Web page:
Rules of the Game05/11/2004

Polymorphing (Part One)

The ability to change forms has been part of fantastic lore since the dawn of time. From the werewolf to the doppelganger to wizard, creatures that can assume another guise and masquerade as something they're not are justifiably admired and feared. So, it's no surprise that the D&D game allows for several different modes of shape shifting. Dealing with a monster or character in a different form can get confusing; exactly what happens when a wizard polymorphs into a bluebird? Just what can a druid do when wildshaped into wolf? If you get a feeling of impending doom whenever someone even mentions the polymorph spell, read on and fear polymorphing no longer.

The Basics of Polymorphing

Polymorphing is just one of a set of related magical effects in the D&D game in which the subject creature assumes a new physical form while retaining its essential identity and abilities. These effects include the alter self spell, polymorph spells (polymorph, baleful polymorph, and polymorph any object), the shape change spell, the wildshape class feature, and the alternate form special quality. The rules that govern these effects are similar.

Polymorphing Terminology

Though the game lacks terms that deal specifically with polymorphing, the rules for polymorph effects make repeated use of several basic game terms, and it pays to know them:

Special Attack: A unique or unusual ability a creature can use to harm or hinder other creatures.

Special Quality: A unique or unusual ability a creature has that is not offensive in nature.

Extraordinary Ability: Extraordinary abilities are nonmagical. They are, however, not something that just anyone can do or even learn to do without natural talent or extensive training. Effects or areas that negate or disrupt magic have no effect on extraordinary abilities.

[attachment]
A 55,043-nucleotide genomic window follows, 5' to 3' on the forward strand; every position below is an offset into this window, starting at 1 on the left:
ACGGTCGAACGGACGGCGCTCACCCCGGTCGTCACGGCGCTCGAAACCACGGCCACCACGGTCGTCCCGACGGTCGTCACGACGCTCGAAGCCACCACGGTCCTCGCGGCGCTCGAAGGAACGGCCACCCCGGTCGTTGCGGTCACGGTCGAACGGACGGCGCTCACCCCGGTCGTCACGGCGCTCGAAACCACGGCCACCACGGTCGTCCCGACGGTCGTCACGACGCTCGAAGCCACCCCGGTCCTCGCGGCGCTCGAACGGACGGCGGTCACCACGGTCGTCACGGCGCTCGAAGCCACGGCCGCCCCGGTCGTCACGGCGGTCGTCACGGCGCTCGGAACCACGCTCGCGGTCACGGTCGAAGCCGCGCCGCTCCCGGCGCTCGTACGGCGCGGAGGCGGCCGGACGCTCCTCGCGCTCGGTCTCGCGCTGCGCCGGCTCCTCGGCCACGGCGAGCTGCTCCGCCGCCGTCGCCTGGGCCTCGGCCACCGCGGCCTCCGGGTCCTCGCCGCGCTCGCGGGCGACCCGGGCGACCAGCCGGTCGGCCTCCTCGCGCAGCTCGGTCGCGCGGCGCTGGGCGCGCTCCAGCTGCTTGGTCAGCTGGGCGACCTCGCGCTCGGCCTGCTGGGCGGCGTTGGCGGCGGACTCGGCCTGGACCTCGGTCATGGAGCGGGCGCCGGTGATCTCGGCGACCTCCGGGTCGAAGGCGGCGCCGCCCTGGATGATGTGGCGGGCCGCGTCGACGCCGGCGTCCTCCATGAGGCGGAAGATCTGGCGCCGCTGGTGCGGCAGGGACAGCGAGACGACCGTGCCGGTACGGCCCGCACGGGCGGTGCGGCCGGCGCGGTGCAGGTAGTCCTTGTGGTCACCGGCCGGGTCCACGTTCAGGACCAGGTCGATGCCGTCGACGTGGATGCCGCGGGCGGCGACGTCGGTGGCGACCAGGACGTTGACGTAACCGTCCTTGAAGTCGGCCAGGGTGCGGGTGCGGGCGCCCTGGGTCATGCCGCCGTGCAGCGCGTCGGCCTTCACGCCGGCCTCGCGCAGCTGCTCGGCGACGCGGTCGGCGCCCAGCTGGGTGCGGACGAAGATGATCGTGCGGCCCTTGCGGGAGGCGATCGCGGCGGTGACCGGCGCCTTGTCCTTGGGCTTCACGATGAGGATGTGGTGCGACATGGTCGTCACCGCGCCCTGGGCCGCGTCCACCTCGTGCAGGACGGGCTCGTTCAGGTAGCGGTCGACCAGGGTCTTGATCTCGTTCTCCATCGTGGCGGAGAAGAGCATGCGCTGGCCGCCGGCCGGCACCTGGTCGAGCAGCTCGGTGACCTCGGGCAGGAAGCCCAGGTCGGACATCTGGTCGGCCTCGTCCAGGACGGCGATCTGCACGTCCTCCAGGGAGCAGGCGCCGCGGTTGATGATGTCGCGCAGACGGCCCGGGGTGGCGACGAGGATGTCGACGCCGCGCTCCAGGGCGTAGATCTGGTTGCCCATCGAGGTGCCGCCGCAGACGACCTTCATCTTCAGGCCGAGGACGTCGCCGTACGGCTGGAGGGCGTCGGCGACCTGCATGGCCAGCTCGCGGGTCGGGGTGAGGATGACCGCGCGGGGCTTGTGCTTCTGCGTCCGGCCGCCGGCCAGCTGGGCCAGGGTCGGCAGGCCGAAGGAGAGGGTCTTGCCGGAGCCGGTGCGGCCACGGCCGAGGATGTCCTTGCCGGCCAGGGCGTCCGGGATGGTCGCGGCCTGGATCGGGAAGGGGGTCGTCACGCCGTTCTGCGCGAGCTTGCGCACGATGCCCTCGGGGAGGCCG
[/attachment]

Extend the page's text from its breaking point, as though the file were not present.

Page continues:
Extraordinary abilities often depend on particular physical adaptations that a creature has. Changing form often strips the recipient of some extraordinary abilities, but grants some extraordinary abilities that the assumed form has. In general, when you assume a new form, you lose any extraordinary special attacks and special qualities you have unless you get them from a character class. You usually gain any extraordinary special attacks your assumed form has, but not the assumed form's extraordinary special qualities. That's because most extraordinary special attacks are based off gross physical features (such a big, nasty claws and teeth) while extraordinary special qualities tend to be subtler and largely derived from a creature's essential nature.

Spell-Like Ability: Spell-like abilities are magical. (They're also the subject of an earlier installment in this series.) A creature usually retains its spell-like abilities when it assumes another form because spell-like abilities are primarily mental in nature. You don't gain an assumed form's spell-like abilities when polymorphing or even when using the very powerful shape change spell.

Supernatural Ability: Supernatural abilities are magical but not spell-like. Some supernatural abilities depend on specific parts of the user's body, but most are derived from a creature's essential self. When polymorphing, you retain most of your own supernatural abilities, but you don't gain the assumed form's supernatural abilities unless you're using the shape change spell.

When a supernatural ability depends on part of your body that your assumed form does not have, such as a mouth for a breath weapon or eyes for a gaze attack, you lose that supernatural ability when in the assumed form.

Natural Ability: This term is a catch-all for just about anything a creature can do (or characteristic that it has) that is not extraordinary, spell-like, or supernatural. Natural abilities include most speed ratings (some very high speeds are not "natural," see the section on the alter self spell), mode of breathing (lungs, gills), natural armor and weaponry, general appearance, body type, and the presence or absence of the five basic senses (sight, hearing, touch, taste, pain). When polymorphing, you generally lose your own natural abilities and gain those of your assumed form.

About the Author

Skip Williams keeps busy with freelance projects for several different game companies and has been the Sage of Dragon Magazine since 1986. Skip is a co-designer of the D&D 3rd Edition game and the chief architect of the Monster Manual. When not devising swift and cruel deaths for player characters, Skip putters in his kitchen or garden (his borscht gets rave reviews).

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